1925 Pirate Replay, October 15: Pirates Complete Comeback to Win World Series

In the wildest World Series finale to date, the Pirates beat Washington, 9-7, on a wet day at Forbes Field to take the Series, four games to three.  They did it despite twice facing large deficits against the great Walter Johnson.  In the process, the Bucs became the first team ever to rally after trailing in the Series, three games to one.

The game was played in weather that wasn’t much better than yesterday’s, which caused a postponement.  Play got underway in a mist that turned to a light rain.  The grounds crew relied on sawdust to try to keep the field, particularly the mound, in a playable condition.  Visibility got worse as the game went along.

To face Johnson, the Pirates sent out Vic Aldridge.  The righty won games two and five, but this one was a different story.  The Senators chased Aldridge in the first inning.

With one on and one out, Aldridge walked three straight batters, forcing in a run.  When Ossie Bluege lined a two-run single off the left field fence, Bill McKechnie had seen enough.  He called for Johnny Morrison, but he couldn’t stop the trouble right away, through no fault of his own.  He got Roger Peckinpaugh to bounce into a force play at home, but catcher Earl Smith was called for interfering with Peckinpaugh’s swing.  That forced in a third run, and a fourth scored when Eddie Moore fumbled a double play ball hit by Muddy Ruel.  Morrison finally ended the inning by fanning Johnson and getting Sam Rice, who started the inning with a single, to fly out.  Washington led, 4-0.

Morrison managed to hold the Senators off for two innings, but the Pirates missed chances in the first and second, when they had a one-out double and two one-out singles, respectively.

In the bottom of the third, though, Morrison managed to start a rally.  He led off with a single and scored when Eddie Moore doubled to left.  Max Carey drove in Moore with a single, then moved up on a ground out and stole third.  Clyde Barnhart blooped a single to center and it was 4-3.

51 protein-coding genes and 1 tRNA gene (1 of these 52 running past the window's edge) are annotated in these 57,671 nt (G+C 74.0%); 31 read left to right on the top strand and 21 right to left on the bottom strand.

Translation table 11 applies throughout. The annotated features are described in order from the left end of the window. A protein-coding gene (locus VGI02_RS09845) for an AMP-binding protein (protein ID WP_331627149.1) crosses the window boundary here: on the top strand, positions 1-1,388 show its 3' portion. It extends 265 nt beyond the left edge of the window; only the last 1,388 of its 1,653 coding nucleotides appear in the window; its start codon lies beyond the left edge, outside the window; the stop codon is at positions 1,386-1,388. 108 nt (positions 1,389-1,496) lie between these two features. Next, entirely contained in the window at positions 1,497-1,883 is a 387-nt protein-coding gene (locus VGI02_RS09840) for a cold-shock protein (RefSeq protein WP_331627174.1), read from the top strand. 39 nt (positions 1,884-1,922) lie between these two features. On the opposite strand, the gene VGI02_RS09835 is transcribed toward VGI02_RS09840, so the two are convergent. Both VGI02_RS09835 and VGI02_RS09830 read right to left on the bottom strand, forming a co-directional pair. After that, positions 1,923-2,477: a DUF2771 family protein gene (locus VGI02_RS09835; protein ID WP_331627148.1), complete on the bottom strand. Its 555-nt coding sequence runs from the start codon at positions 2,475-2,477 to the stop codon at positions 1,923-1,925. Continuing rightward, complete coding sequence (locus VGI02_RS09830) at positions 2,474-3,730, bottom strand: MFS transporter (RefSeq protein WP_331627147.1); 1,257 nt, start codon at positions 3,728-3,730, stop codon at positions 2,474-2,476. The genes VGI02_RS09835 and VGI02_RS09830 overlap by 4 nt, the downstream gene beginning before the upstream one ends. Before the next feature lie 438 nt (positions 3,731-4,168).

Morrison, though, couldn’t keep the Senators quiet any longer.  With two out and two on, Joe Harris once again bedeviled the Bucs, driving a two-run double to right-center.  Johnson now had a 6-3 lead to work with.

The Big Train was laboring not only under the strain of bad weather — he called multiple times for more sawdust to be spread on the mound — but a sore leg as well.  Washington manager Bucky Harris left him in just the same, as he didn’t trust anybody else as much.

The Pirates edged closer in the top of the fifth, when Carey and Kiki Cuyler made it 6-4 with back-to-back doubles.

In the seventh, Moore led off with a pop fly and Peckinpaugh dropped it for his seventh error of the Series, with Moore taking second.  Carey followed with his third double and fourth hit of the day, driving in Moore.  Carey was still on base two outs later when Pie Traynor lined a ball into right-center.  Carey scored to tie the game, but when Traynor tried for an inside-the-park home run, he was caught by the relay from Rice to Bucky Harris to Ruel.

McKechnie had batted for Morrison back in the fourth.  He replaced Morrison with Ray Kremer, who’d thrown a complete game win in game six just two days earlier.  Kremer evidently wasn’t tired, as he set down the first ten batters he faced.  With one out in the top of the eighth, Peckinpaugh seemingly atoned for all those errors by putting Washington ahead, 7-6, with a home run to left.

Johnson retired the first two batters in the bottom of the eighth, but he couldn’t hold up any longer.  Earl Smith doubled.  His pinch runner, pitcher Emil Yde, scored when Carson Bigbee, batting for Kremer, slashed a double to left, tying the game once again.

Johnson walked Moore and then got Carey to ground to short.  Peckinpaugh made a wide throw to second for his record-setting eighth error of the series.  That loaded the bases to Cuyler.  The Bucs’ star drilled a ball inside first and down the right field line.  When Joe Harris had trouble fielding the ball, Cuyler circled the bases for what appeared to be an inside-the-park grand slam.  The umpires, though, huddled and decided the ball had touched one of the Pirates’ relievers in the bullpen in foul territory.  Cuyler had to go back to second and Carey to third, but the Pirates were ahead, 9-7.

The rest was anticlimactic.  With hurlers running short, McKechnie sent in veteran lefty journeyman Red Oldham.  He didn’t take long to finish it, fanning Rice and Goose Goslin, and getting Bucky Harris on a line out in between.  The Pirates were the World Champions.

Kremer got the win, his second of the series.  Carey went 4-for-5 and scored three times.  He batted .458 in the Series.  Cuyler had two doubles and three RBIs, and Moore scored three times.  The Pirates belted 15 hits against Johnson, nine of them for extra bases.

Joe Harris was the Senators’ hitting star for the Series.  He batted .440 with three home runs.  Goslin also homered three times.  The two sluggers drove in six runs apiece, as did Cuyler.  Moore led both teams with seven runs scored.

Aldridge, Kremer and Johnson all won two games apiece.  Kremer had the distinction of being only the second pitcher ever to win the last two games of a World Series.  The first was Red Faber of the Chicago White Sox in 1917.